I followed Ron B's suggestion and checked the USPTO website. Their search system turned up a Service Mark for "Xeriscape Creations" owned by Green Lizard Landscapes in Nevada, plus two "dead" usages. Nothing for the word "Xeriscape" by itself.
1 78950802 XERISCAPE CREATIONS TARR LIVE
2 78601432 GET XRATED XERISCAPE GARDENING TARR DEAD
3 74232790 THE XERISCAPE NURSERY TARR DEAD
http://www.xeriscape.org/ claims "Xeriscape" is a trademark of Denver Water.
My advanced state of maturation made me a little confused re: copyright/ trademark, whatever. Thanks for the follow-up and clarification. I appreciate it. There was just something about it that was still hanging around in the recesses of my mind. Chuck
Whatever. I think the folks in Denver (which relies on water from the oversubscribed Colorado River Basin) were simply being urged to replace their "traditional English gardens" with something a bit more in synch with the rather dry Denver climate. I admit to having had a very "English" but very tiny garden when I lived in Cody, Wyoming. The Camassias and Asiatic lilies were memorable.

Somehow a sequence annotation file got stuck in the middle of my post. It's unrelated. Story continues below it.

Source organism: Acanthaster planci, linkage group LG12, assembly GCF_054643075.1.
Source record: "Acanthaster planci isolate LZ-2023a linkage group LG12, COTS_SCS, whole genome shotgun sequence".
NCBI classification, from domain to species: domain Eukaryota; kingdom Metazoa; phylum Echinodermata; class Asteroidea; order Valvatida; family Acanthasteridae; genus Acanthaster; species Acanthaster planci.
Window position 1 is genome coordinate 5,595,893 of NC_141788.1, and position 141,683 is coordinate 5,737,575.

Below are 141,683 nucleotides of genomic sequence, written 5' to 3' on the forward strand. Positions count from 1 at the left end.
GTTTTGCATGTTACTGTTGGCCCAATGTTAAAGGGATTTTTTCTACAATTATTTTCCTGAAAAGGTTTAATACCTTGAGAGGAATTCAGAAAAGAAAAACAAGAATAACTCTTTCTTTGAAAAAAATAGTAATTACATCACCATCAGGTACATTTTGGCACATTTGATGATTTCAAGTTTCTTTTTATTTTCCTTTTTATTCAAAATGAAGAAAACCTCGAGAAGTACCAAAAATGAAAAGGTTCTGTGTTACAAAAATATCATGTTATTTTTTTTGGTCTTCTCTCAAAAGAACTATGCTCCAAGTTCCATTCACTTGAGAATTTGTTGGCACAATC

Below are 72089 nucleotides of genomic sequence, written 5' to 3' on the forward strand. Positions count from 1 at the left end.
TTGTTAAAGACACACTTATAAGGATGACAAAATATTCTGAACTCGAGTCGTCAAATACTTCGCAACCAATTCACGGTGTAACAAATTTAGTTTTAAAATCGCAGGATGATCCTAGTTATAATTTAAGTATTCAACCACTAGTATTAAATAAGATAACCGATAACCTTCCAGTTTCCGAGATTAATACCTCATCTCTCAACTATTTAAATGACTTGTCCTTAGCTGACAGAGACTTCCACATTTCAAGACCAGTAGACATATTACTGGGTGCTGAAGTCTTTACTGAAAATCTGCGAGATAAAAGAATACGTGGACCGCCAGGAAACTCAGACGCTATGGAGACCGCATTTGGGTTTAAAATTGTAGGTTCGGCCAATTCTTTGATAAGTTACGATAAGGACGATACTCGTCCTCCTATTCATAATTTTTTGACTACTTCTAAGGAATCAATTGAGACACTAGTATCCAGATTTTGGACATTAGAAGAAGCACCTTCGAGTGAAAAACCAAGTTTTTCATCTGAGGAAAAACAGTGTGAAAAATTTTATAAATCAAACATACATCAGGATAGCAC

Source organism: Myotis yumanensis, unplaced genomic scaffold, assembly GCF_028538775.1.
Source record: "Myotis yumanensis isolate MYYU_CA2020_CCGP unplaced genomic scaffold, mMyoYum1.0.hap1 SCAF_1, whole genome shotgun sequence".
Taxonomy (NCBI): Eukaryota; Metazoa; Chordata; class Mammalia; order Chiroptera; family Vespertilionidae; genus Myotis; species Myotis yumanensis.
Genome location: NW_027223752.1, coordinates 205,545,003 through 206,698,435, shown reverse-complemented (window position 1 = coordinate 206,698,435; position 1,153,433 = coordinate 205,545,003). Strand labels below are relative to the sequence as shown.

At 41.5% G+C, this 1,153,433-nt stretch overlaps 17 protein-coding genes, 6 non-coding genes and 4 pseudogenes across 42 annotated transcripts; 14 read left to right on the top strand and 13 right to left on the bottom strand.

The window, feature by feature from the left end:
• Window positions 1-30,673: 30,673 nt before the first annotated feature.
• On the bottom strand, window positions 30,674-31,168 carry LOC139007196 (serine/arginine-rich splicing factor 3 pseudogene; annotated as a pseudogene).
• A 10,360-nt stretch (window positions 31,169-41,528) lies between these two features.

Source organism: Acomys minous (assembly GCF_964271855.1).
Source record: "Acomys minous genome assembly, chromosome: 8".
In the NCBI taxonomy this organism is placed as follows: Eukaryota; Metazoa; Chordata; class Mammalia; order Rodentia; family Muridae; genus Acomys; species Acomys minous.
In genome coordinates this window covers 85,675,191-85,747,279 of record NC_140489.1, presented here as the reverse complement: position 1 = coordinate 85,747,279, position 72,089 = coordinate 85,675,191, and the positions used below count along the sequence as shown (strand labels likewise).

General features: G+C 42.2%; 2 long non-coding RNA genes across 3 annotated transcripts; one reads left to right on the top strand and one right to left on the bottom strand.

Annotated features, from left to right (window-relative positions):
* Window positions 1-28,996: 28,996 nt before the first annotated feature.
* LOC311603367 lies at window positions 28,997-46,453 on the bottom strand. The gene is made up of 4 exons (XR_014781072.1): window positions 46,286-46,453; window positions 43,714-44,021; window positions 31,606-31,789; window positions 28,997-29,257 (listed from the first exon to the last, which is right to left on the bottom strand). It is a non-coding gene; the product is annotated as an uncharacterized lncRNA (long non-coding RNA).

Even here in rainy ole Vancouver we have watering restrictions in the summer. I finally dug out the annoying strip of lawn by the sidewalk that gets brown every summer and am having fun trying out this concept. It sure looks a lot more interesting than dying grass.
More than simply planting only species that don't require any supplemental irrigation, a broader concept of xeriscaping involves grouping plants and parts of one's garden according to water requirements. The idea being not necessarily that one never irrigates (except while plants are becoming established)--although this is certainly not a bad idea, especially when one employs rain barrels and the like--but that one isn't always watering one's entire garden. For example, my Penstemon certainly don't need nearly as much water as my tomatoes, so it wouldn't make much sense to irrigate them in the same way. I'd build my rock garden in a mostly sunny spot and plant all my Penstemon, Eriogonum, Sedum, cacti and such there and then plant the veggie garden in a small area that gets morning sun and maybe a bit of early or mid-afternoon shade--the rock garden can totally fend for itself and I can give the veggies only as much water as they need. If I want a small area for plants that like more moisture, maybe I'd grade part of my garden such that I'd have a small catch basin that collects runoff. If I decide that I absolutely must have a lawn (for the record, I hate lawns and am gradually eliminating mine), then I'd decide why I want it and how I expect to use it and then plant and maintain ONLY that much of it--any pre-existing lawn not necessary for the defined function is eliminated. Xeriscaping is as much about appropriate and responsible water management as it is about water conservation.